The light blocking pattern 230 is formed via a process of forming the gate lines 209, such that a length of the light blocking pattern 230 is larger than a length of the first side portion 245 a of the transmissive region 245, and a width of the light blocking pattern 230 is wider than a width of the source lines 217.

The pixel electrode 250 comprises an optically transparent and electrically conductive material, for example, such as indium tin oxide (ITO), indium zinc oxide (IZO), etc. The pixel electrode 250 is formed in the pixel region that is defined by the neighboring gate lines and neighboring source lines. The pixel electrode 250 is electrically connected to the drain electrode line 219 via the contact hole 243, so that a pixel voltage is applied to the pixel electrode 250 via the drain electrode line 219.

The reflective layer 260 is formed on the pixel electrode 250 to form a reflective region (or reflective window). A portion of the reflective layer 260 is removed to form the transmissive region (or transmissive window) 245 through which a light generated from a backlight assembly passes. A portion of the light blocking pattern 230 is exposed via the transmissive region 245. That is, the portion of the light blocking pattern 230 invades the first side portion 245 a of the transmissive region 245 to prevent a light leakage of the first side portion 245 a of the transmissive region 245.

For example, when the rubbing direction Rd is from a left side to a right side, as shown in FIG. 4, a first amount of light leaks through the first side portion 245 a of the transmissive region 245, and a second amount of light leaks through the second side portion 245 b in case of a conventional array substrate. The first amount of light is more than the second amount of light. However, when the light blocking layer is formed, a light leakage is prevented. The light blocking layer may be formed at both of the first and second side portions 245 a and 245 b to prevent the light leakages that occur at the first and second side portions 245 a and 245 b. The light blocking layer may be formed only at the first side portion 245 a in order to increase an aperture ratio.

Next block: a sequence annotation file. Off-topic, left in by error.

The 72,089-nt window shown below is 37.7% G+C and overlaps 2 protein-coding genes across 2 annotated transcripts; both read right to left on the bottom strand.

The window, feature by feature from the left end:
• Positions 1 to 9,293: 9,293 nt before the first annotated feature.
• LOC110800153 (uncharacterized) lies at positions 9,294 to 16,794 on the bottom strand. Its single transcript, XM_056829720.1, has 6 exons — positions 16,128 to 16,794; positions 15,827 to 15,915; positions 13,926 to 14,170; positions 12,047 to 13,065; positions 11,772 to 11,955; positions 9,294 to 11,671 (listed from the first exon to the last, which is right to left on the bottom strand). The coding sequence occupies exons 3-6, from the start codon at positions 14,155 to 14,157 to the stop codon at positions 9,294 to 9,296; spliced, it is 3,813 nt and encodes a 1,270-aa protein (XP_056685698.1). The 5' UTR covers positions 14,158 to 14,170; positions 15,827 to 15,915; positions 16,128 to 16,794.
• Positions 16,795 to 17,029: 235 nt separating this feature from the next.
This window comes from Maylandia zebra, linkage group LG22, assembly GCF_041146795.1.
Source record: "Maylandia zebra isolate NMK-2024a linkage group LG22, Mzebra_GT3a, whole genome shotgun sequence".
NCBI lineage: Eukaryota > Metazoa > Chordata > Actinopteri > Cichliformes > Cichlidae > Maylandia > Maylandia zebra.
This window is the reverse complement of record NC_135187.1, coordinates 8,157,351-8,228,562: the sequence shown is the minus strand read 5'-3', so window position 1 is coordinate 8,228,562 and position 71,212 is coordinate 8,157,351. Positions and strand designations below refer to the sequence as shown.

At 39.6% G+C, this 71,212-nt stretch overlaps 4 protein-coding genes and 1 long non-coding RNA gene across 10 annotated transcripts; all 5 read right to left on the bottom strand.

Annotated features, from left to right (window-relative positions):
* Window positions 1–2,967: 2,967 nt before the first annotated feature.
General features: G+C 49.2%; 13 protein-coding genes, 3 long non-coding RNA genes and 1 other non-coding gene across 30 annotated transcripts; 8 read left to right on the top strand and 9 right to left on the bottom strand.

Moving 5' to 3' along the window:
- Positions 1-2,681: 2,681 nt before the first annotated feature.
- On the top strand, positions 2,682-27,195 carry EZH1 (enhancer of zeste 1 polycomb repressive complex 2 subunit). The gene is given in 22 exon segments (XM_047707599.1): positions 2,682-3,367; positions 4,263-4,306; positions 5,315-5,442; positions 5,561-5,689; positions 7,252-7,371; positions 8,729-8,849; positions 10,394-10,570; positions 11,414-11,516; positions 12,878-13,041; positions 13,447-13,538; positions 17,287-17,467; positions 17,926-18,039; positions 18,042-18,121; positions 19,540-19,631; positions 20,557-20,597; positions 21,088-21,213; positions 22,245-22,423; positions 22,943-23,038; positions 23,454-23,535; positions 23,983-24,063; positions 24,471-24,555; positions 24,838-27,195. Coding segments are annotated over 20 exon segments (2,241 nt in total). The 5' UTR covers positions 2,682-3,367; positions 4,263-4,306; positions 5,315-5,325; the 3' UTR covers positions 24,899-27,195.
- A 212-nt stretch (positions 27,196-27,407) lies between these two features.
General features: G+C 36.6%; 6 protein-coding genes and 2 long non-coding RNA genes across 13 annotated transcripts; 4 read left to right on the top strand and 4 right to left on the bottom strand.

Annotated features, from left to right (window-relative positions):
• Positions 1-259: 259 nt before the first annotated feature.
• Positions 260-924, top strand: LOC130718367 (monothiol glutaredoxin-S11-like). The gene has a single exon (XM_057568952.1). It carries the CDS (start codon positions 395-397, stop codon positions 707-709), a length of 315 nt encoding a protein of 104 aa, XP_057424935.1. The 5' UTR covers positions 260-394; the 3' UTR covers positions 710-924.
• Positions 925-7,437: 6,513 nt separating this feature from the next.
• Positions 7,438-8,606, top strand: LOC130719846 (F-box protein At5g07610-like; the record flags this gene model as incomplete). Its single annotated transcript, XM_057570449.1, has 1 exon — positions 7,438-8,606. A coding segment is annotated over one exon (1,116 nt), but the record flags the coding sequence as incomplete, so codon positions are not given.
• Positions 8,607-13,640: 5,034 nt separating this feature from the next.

For example, when the rubbing direction is from lower side to upper side of FIG. 4, the light blocking pattern may be formed at the fourth side portion 245 d of the transmissive region. Further, when the rubbing direction is from the upper side to lower side of FIG. 4, the gate lines 209 is broaden to the third side portion 245 c to form the light blocking layer.

Further, when the rubbing direction corresponds to one or two o'clock direction, a light blocking pattern may be formed at the first and fourth side portions 245 a and 245 d. When the rubbing direction corresponds to 10 or 11 o'clock direction, a light blocking pattern may be formed at the second and third side portions 245 b and 245 c.

In the present embodiment, an array substrate having a top ITO structure, in which the pixel electrodes comprising indium tin oxide (ITO) is formed on the organic insulation layer, is employed in order to explain the present embodiment. However, the present embodiment may be applied to a bottom ITO structure, in which the pixel electrodes is formed under the organic insulation layer.

Further, the reflective layer is formed on the pixel electrode in the present embodiment. However, the pixel electrode may be formed on the reflective layer.

FIG. 5 is a cross-sectional view taken along a line A-A′ of FIG. 4. A light blocking pattern is extended from the gate line to overlap with both first and second side portions 245 a and 245 b.